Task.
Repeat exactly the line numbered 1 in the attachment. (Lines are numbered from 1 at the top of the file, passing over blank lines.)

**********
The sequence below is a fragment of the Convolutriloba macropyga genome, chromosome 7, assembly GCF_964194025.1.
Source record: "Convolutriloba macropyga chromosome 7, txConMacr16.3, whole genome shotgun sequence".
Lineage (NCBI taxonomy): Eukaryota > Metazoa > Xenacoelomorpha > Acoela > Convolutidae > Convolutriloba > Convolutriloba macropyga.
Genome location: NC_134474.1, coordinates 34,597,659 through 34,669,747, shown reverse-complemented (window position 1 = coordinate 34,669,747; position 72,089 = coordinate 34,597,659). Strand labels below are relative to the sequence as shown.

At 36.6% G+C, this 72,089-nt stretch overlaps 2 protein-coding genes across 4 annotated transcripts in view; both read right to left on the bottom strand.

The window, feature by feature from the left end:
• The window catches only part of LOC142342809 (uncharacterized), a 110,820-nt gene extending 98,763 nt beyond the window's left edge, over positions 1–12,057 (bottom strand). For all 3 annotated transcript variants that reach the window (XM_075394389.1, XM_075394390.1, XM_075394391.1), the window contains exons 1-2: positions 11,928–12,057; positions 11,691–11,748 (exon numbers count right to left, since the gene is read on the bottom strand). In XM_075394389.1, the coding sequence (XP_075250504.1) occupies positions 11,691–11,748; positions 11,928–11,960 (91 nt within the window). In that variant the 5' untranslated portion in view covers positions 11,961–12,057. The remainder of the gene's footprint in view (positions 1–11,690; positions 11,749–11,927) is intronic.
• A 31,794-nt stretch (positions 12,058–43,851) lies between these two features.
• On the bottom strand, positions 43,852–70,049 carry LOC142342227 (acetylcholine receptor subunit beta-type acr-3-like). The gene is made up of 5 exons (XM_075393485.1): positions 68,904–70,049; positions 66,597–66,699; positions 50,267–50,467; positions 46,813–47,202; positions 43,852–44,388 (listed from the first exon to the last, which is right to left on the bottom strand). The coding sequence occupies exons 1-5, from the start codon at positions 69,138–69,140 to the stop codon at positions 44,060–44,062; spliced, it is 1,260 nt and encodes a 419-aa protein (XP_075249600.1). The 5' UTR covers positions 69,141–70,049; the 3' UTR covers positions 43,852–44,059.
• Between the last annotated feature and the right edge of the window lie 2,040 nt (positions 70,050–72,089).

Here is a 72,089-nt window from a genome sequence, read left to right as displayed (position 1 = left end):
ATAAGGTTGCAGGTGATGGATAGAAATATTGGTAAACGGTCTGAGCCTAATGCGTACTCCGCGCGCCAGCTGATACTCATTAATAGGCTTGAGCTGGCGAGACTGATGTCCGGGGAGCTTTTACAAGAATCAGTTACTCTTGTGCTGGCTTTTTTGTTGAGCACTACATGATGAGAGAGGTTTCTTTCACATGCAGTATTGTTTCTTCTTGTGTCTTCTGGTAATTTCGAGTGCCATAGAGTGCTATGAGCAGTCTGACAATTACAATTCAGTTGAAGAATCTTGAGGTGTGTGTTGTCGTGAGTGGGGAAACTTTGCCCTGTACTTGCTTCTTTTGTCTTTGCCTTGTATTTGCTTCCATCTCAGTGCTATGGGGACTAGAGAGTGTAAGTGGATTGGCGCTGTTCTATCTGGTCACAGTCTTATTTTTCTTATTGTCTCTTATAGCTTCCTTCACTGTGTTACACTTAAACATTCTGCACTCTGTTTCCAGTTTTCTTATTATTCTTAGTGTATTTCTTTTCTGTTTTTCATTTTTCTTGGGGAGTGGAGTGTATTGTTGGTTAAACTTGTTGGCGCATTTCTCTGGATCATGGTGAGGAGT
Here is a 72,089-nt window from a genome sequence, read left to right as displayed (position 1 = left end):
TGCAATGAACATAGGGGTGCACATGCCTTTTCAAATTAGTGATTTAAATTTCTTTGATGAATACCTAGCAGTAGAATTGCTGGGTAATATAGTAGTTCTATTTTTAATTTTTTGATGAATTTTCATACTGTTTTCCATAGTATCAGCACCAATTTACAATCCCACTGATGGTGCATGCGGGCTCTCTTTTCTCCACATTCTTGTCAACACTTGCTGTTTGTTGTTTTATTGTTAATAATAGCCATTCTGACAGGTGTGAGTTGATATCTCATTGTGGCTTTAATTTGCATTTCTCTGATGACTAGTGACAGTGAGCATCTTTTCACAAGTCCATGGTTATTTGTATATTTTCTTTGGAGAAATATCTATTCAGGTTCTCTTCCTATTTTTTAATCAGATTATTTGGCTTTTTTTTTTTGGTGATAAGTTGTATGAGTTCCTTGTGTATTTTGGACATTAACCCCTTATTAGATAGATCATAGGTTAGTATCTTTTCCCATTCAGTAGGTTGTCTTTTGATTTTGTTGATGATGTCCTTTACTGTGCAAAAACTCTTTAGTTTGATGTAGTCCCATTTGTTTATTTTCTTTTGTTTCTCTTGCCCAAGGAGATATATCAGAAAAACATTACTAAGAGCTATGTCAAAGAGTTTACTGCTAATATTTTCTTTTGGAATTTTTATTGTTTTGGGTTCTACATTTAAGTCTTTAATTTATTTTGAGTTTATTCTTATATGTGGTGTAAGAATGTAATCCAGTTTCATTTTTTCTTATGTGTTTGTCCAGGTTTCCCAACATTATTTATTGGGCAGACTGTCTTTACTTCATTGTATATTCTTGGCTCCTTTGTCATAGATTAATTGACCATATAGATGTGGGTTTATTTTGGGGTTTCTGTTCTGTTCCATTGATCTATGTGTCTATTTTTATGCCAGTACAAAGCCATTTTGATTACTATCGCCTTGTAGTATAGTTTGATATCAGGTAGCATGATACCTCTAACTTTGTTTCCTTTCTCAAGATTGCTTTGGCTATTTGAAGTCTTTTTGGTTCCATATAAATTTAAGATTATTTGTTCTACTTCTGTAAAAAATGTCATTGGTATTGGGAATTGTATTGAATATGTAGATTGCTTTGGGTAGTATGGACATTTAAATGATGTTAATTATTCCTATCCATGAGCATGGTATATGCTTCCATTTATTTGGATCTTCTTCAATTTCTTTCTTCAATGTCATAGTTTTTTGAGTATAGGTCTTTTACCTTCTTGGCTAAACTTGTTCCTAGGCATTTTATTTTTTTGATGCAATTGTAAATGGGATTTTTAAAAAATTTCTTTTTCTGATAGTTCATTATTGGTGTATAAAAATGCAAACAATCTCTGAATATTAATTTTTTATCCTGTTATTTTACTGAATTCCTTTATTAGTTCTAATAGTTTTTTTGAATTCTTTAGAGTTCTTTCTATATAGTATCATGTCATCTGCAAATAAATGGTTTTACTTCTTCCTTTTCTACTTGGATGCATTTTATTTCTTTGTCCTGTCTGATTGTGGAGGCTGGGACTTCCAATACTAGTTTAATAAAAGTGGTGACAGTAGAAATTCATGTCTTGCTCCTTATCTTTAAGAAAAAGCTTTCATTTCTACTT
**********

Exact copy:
The sequence below is a fragment of the Convolutriloba macropyga genome, chromosome 7, assembly GCF_964194025.1.